*898 Importantly, the language of Bolin's letter does not state that he waived the spousal privilege with respect to Coby's previously given testimony. The pertinent portion of the letter says, "[T]hese were the only five in the state of Fla. that i knowed anything about. if there's ever anything else that you really want to know about then you'll haft to ask [Coby], Because she knew just about everything that i was ever a part of." This is clearly a statement directing Captain Terry to talk to Coby about other matters that Bolin would no longer be available to discuss once Bolin had committed suicide. There is no other reasonable meaning for Bolin's use of "anything else" and his use of the future tense "you'll haft to."
What is actually at issue is whether Bolin's letter clearly withdraws Bolin's prior assertion of the privilege with respect to Coby's videotaped testimony, to which the privilege had previously been asserted and overruled. We cannot agree that competent, substantial evidence supports a finding that there was a waiver regarding Coby's previously given testimony.
Furthermore, the letter was not voluntarily delivered and therefore could not be a voluntary waiver. Although we agree with the Second District that the letter did not have to be suppressed, that does not answer the question of whether the circumstances of law enforcement obtaining the letter indicate that Bolin voluntarily waived the privilege. In the case before us, the circumstances in which the letter was written do not indicate that Bolin voluntarily consented. Bolin never transferred control of the letter to an agent of the State and therefore did not make a voluntary delivery. See Haag v. State, 591 So. 2d 614, 617 (Fla.1992) (delivery of pro se filing occurs "when the inmate loses control over the document by entrusting its further delivery or processing to agents of the state"). As there was no voluntary delivery of the letter, we conclude that the circumstances in which the letter left Bolin's possession do not provide competent, substantial evidence that the letter was a voluntary waiver of Bolin's spousal privilege.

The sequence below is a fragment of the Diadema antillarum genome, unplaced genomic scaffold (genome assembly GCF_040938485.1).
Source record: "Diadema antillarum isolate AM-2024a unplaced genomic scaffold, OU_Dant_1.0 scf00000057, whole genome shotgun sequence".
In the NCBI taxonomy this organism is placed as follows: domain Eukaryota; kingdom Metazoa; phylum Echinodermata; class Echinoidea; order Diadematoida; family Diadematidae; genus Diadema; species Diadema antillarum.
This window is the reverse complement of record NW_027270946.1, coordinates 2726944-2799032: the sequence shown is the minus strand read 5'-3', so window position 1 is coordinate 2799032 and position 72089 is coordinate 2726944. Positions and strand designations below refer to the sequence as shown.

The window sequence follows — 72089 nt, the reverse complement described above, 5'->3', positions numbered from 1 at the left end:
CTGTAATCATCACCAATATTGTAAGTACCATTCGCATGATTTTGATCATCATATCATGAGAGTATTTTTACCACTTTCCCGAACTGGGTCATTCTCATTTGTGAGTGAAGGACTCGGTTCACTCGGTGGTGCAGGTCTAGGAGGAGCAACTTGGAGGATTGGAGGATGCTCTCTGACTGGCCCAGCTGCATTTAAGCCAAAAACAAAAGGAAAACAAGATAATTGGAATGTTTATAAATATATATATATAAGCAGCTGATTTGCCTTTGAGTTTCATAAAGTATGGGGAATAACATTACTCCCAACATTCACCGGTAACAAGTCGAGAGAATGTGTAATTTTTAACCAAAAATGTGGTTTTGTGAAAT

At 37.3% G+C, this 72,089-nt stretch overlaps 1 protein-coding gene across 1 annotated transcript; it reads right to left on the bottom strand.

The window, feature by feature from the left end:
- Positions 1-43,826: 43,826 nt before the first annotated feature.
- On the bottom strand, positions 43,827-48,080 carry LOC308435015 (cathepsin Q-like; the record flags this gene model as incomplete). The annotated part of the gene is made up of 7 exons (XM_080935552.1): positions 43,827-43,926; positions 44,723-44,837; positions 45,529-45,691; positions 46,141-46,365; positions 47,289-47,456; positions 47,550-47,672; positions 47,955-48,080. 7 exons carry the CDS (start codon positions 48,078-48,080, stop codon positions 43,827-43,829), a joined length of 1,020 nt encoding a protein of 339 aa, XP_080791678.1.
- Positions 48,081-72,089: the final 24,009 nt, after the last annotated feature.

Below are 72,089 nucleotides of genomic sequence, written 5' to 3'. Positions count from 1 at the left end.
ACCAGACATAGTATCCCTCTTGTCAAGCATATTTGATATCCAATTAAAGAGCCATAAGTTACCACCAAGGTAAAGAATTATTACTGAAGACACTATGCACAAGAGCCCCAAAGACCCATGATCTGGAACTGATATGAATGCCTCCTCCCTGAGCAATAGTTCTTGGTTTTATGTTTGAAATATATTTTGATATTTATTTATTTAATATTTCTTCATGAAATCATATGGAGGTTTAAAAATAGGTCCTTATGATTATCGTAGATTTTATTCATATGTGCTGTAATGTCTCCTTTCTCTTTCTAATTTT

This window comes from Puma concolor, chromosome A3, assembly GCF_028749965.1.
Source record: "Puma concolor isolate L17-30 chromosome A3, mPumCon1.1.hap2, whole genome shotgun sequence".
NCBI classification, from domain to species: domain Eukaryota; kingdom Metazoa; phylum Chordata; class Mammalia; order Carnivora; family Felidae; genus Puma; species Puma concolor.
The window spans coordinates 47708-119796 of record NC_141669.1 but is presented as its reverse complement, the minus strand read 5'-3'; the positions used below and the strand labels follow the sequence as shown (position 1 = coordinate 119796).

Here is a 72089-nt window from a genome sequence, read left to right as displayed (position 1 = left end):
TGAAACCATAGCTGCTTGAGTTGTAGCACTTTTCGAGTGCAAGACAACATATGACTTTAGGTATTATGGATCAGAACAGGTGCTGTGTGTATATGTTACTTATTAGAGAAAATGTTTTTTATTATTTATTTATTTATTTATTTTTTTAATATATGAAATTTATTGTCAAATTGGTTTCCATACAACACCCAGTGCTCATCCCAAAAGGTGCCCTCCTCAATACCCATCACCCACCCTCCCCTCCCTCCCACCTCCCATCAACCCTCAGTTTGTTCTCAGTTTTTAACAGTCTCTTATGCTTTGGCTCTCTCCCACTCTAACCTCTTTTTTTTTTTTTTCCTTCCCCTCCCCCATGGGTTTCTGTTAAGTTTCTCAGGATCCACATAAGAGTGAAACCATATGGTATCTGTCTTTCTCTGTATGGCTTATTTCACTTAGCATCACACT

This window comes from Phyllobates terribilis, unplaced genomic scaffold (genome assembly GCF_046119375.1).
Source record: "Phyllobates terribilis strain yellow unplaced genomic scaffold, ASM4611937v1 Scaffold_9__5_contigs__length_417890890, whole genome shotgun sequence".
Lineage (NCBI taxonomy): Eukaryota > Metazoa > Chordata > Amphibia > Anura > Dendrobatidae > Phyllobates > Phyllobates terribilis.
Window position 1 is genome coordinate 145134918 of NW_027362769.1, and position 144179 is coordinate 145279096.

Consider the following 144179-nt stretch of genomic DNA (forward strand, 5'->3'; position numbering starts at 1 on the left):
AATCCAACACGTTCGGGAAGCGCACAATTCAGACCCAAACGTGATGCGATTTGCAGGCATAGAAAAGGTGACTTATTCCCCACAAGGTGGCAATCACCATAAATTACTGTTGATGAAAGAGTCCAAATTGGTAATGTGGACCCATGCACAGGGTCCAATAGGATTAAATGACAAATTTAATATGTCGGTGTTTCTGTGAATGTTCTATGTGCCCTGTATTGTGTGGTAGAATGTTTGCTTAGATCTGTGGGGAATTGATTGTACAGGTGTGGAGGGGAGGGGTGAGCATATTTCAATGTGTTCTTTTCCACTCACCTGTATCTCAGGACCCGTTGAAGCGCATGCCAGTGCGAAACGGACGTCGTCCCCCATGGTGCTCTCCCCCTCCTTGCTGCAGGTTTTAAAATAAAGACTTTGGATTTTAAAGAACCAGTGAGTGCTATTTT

Finally, even if the letter was deemed a waiver, the waiver was revoked by Bolin again objecting to the use of Coby's testimony. See Sykes v. St. Andrews School, 619 So. 2d 467, 469 (Fla. 4th DCA 1993) (waiver of psychotherapist/ patient privilege revocable). While we recognize that information revealed after a privilege is waived cannot be concealed by reinvoking the privilege, see Hamilton v. Hamilton Steel Corp., 409 So. 2d 1111, 1114 (Fla. 4th DCA 1982) ("[O]nce the privilege is waived, and the horse out of the barn, it cannot be reinvoked."), in Bolin's case, no privileged information was elicited as a consequence of the letter. As the State was seeking to use Coby's previously given testimony, Bolin's renewed objection revoked any waiver that could be found in the letter to this previously given and objected-to testimony.
For these reasons, we conclude that there is not competent, substantial evidence in the record to support the trial court's admission of Coby's testimony concerning Bolin's privileged statement. The trial court's error is not harmless error, as Coby's testimony regarding Bolin's privileged statements was the central focus of the State's case against Bolin. Therefore, we reverse Bolin's conviction and sentence and remand for a new trial.
It is so ordered.
WELLS, C.J., and SHAW, HARDING, PARIENTE, and LEWIS, JJ., concur.
*899 ANSTEAD, J., concurs in result only.
QUINCE, J., recused.
 § 90.504, Fla. Stat. (1985).
 At the time of Coby's disclosures, Bolin was incarcerated in Ohio for an unrelated crime.
 The spousal privilege only applies to confidential communications. See § 90.504(1), Fla. Stat. (1985). Therefore, while Coby's testimony regarding Bolin's confidential statements to her is privileged, Coby's testimony regarding what she witnessed is not privileged.
 Bolin was being separately tried for two other Florida homicides.